Recommendations to Massachusetts Campaign Finance Task Force on Internet Ad Disclaimers and Election Cycle Contribution Limits

December 17, 2014   •  By Joe Trotter   •    •  

December 17, 2014

Mr. Michael Sullivan
Massachusetts Office of Campaign and Political Finance
John W. McCormack Building
One Ashburton Place, Room 411
Boston, MA 02108
Download here…

Re:      Recommendations to Massachusetts Campaign Finance Task Force on Internet Ad Disclaimers and Election Cycle Contribution Limits

Dear Director Sullivan and members of the Campaign Finance Task Force:

On behalf of the Center for Competitive Politics (“CCP”),[1] I write to comment on several of the issues scheduled to be discussed at the upcoming meeting of the Campaign Finance Task Force (“Task Force”), as described in Section 29 of Chapter 210 of the Acts of 2014.

CCP would like to comment on some practical and constitutional concerns that we sincerely hope the Task Force will address in their discussion of disclosure requirements for Internet advertisements (issue ii) and the discussion of the feasibility and merits of per election contribution limits as opposed to yearly limits (issue iii). Wise recommendations made by the Task Force at this time can assist the OCPF in its mission to maintain the integrity of Massachusetts’ campaign finance laws while also avoiding costly future litigation against the Commonwealth of Massachusetts that would challenge the constitutionality of the annual contribution limits.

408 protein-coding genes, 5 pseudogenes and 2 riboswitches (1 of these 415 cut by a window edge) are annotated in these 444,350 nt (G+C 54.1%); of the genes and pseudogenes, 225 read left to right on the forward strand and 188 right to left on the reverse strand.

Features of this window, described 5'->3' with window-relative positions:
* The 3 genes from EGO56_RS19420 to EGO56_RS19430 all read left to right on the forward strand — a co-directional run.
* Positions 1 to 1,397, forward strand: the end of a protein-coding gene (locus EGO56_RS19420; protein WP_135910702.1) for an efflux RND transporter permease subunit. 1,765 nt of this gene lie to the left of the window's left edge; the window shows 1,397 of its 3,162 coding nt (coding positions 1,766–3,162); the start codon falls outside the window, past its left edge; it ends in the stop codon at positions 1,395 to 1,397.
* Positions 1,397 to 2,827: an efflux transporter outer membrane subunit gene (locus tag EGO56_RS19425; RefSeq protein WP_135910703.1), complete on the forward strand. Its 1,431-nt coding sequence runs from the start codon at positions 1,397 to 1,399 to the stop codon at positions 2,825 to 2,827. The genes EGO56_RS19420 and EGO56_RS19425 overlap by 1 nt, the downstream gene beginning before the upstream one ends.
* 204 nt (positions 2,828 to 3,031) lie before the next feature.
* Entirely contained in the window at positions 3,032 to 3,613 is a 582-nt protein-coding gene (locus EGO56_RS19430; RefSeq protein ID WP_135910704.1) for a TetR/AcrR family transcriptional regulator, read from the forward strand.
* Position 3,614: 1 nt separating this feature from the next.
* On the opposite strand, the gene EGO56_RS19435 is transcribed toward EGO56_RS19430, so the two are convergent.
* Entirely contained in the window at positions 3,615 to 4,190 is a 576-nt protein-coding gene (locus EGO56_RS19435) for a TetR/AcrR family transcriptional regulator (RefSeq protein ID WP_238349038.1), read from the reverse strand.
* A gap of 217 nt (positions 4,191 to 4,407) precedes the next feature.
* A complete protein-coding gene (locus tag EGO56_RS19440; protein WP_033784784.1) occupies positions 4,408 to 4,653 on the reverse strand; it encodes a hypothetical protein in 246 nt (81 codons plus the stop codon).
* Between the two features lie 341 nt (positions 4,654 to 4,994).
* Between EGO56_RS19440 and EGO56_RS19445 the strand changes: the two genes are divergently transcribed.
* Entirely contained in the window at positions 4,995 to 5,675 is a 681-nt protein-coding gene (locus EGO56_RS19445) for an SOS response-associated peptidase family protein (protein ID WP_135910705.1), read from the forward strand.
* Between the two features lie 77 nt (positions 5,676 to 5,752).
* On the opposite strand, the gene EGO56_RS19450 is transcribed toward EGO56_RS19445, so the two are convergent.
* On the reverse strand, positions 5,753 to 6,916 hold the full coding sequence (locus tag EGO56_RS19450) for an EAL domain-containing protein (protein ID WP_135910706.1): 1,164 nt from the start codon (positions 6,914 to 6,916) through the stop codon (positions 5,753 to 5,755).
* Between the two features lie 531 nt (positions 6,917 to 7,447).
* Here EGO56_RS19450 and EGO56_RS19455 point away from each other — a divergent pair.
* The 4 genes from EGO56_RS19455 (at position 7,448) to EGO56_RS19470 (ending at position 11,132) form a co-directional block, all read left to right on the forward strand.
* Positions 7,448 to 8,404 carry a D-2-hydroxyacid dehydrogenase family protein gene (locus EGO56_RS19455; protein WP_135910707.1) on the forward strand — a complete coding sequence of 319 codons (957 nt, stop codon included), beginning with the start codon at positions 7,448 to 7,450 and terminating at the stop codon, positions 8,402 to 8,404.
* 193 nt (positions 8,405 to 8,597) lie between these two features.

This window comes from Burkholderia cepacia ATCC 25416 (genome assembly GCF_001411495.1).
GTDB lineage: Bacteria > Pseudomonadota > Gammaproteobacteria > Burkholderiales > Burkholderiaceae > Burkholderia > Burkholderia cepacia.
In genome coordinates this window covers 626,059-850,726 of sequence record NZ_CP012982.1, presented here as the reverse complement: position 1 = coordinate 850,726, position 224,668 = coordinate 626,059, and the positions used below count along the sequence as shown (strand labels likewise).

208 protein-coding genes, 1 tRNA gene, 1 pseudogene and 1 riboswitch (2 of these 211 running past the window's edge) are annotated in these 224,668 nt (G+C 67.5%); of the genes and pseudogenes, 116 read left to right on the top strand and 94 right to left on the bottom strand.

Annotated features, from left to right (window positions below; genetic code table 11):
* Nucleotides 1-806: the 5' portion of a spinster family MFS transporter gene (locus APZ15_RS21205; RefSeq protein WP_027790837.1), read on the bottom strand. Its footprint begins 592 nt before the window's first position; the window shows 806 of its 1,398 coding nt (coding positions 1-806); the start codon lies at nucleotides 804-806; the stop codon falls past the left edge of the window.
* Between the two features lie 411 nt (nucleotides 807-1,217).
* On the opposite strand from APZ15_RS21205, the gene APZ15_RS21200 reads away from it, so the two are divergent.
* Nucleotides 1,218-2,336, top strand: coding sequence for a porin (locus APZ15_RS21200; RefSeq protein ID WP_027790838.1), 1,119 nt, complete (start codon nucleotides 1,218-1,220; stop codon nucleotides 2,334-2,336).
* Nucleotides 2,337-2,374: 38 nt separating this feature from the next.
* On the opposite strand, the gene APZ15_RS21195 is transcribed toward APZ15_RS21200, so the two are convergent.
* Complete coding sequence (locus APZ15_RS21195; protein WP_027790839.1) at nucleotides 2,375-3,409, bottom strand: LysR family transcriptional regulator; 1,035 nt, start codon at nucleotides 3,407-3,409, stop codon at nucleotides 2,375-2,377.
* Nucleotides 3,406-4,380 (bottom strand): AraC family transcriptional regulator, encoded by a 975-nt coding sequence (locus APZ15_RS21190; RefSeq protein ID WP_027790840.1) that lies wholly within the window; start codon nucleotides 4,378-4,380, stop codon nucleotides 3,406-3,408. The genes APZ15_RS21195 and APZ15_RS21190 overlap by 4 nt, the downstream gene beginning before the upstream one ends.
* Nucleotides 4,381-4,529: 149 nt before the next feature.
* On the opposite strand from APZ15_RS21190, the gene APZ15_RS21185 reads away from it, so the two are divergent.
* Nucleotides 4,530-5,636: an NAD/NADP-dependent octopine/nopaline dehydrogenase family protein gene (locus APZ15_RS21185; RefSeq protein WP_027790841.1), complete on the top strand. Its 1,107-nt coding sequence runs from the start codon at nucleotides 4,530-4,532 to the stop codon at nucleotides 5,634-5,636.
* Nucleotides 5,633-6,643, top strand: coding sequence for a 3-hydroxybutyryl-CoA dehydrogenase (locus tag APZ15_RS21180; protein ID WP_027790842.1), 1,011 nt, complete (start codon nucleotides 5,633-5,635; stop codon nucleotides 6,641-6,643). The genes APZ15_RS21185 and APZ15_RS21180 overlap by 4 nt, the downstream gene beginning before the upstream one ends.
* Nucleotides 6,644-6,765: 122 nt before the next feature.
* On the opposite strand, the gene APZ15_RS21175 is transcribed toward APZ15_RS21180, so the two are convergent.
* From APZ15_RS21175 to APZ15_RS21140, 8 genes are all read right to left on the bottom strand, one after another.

I.  In considering recommendations for disclaimer requirements on Internet advertisements, the Task Force should recognize the impracticality of such disclaimers on many Internet ads.

With regard to the Task Force’s second subject of study, “(ii) disclosure requirements for internet advertisements which are of limited size, including requiring disclosure to be placed on a landing page, rollover display or other technological means that provide the user with disclosure information rather than requiring such information in the original advertisement,” CCP urges the Task Force to emphasize to the General Court the importance of not instituting regulations on Internet advertisements that are impractical, or that fail to account for either current practices used in commercial advertisements or future technological innovation.